"The whole idea was to create a place where people could feel peaceful," says Pettis. Maps at a box near the entrance point the way to naturalist areas and spiritual sites and artworks. Follow the Wetlands Trail for an easy hike to the Cottonwood Stone Circle, a 40-foot-diameter Scottish-inspired circle of 11-foot-tall columns surrounded by cottonwood trees.

11:30 a.m.

Art on the farm

From Earth Sanctuary, walk or drive across the street to 2062 E. Newman, where Robert Adamson, for years the owner of the Glass Eye studio in Seattle, runs Island Glass with his wife, Janis Swalwell.

Swalwell and Adamson, a former assistant director at Pilchuck Glass School in Stanwood, make contemporary art glass in the refurbished barns of a 16-acre former chicken farm.

Visitors are invited into the furnace rooms for a close-up look at glassblowing in progress. A small shop is open Saturdays and Sundays or weekdays by appointment. Call 360-321-4439.

Drop by just to look, or leave with something as simple as a glass orange for $20, or as elegant as a lighting fixture that combines crackled glass with hand-forged metal.

12:30 p.m.

"Better Be Hungry"

When's the last time you found a restaurant with a bottle of wine priced under $20 or a whole dinner for $10?

"If I were arranging a rendezvous with someone from the north end of the island, and wanted a convenient place to meet in Freeland, I'd pick Gerry's Kitchen," my islander friend, Barb, advised when I asked her for a restaurant recommendation.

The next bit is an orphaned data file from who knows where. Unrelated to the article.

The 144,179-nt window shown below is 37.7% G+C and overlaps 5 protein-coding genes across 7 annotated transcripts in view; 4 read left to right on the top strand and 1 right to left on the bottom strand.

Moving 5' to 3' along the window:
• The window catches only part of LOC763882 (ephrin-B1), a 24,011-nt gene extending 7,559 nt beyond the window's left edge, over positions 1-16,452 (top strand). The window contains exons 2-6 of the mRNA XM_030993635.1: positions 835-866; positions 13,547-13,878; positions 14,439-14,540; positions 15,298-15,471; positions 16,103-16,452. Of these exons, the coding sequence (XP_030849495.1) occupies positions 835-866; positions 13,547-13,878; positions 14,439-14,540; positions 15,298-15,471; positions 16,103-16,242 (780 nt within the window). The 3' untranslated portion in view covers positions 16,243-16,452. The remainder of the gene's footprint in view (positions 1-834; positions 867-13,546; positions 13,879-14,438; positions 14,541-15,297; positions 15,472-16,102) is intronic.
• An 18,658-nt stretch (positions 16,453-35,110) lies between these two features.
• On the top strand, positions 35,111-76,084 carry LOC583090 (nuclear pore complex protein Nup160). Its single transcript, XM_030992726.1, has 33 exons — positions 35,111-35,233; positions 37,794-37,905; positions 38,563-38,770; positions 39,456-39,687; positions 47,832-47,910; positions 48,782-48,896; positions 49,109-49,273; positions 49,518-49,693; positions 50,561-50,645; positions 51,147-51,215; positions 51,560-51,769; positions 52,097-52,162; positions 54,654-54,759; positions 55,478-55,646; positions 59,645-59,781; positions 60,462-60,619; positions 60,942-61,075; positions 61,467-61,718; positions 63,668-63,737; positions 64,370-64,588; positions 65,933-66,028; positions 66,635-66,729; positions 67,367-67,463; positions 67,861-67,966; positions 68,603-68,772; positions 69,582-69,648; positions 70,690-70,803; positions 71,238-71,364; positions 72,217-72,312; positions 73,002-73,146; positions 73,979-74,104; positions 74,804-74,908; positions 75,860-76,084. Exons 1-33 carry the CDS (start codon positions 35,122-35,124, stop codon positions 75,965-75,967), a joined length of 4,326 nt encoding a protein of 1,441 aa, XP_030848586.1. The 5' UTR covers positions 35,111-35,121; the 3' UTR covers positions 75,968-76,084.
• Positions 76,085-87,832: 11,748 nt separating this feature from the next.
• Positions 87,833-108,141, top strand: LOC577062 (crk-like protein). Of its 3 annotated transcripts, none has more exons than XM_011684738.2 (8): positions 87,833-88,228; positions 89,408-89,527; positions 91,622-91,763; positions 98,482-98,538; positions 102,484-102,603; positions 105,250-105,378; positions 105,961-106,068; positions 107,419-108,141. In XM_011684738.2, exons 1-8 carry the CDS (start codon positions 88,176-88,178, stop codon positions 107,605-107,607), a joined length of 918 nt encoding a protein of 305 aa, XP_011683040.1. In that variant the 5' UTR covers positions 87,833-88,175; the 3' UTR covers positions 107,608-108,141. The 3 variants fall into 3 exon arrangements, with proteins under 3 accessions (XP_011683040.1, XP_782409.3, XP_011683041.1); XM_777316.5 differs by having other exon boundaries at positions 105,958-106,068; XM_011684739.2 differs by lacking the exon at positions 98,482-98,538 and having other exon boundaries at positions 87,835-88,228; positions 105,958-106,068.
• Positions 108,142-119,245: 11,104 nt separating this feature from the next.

Arrive at lunchtime with an appetite and try the "Better Be Hungry" burger or the local Penn Cove steamed mussels with veggies and herbs.

The restaurant fills up fast in the evenings with locals gathered near the wood-burning stove. Owner Gerry Woolery started $10 nightly dinner specials a few months ago that include an entree, salad and dessert. House wine is $17 a bottle. 1675 Main St. Call 360-331-4818.

1:30 p.m.

Thrifty shopping

Go to Langley for fine jewelry and pottery crafted by island artists; come to Freeland for bargains on secondhand treasures.

Paw through the shelves at the WAIF Thrift Store at 1660 Roberta Ave. (www.waifanimals.org), and know that you're helping to feed or care for a homeless animal. Proceeds go to the Whidbey Animals Improvement Foundation. Purchases at Community Thrift, 5518 Woodard Ave., just north of Freeland on Highway 525, go to support senior services. See www.islandseniorservices.org.

Forty dealers sell antiques and collectibles in two Main Street antiques malls. I was tempted by a $10 English sandwich press at the Red Rooster Antique Mall, 1635 Main. A $22 mink hat from Denmark caught my eye at the Mutiny Bay Antique Mall, across the street at 1612 Main. See www.mutinybayantiques.com.

3 p.m.

Time for tea

There's just one table inside the Island Tea Company at 1664 E. Main, next door to the Second Chance thrift store. Owner Dori Hallberg describes it as "kind of like sitting at your girlfriend's kitchen table.

"If you come in and it's available, it's yours as long as you want to sit there."

Hallberg emphasizes that this is a tea shop, not a tea room, but if you're lucky enough to snag the solo table, the three-cup pot is a bargain at $2.50 for most any of the 90-100 teas in stock. See www.islandteacompany.com.

4 p.m.

Walk in the park

Don't leave the island without a walk along the water. Visit either Freeland Park at 1535 E. Shoreview Ave., at the south end of Holmes Harbor, or Double Bluff Beach, just south of Freeland at the end of Double Bluff Beach Road.

Kids will like the playground at Freeland Park, where there are picnic areas and easy walking trails. Locals like Double Bluff for its off-leash dog park and wide stretch of sandy beach good for seashell and rock collecting at low tide.

Carol Pucci: 206-464-3701 or cpucci@seattletimes.com

Copyright © 2009 The Seattle Times Company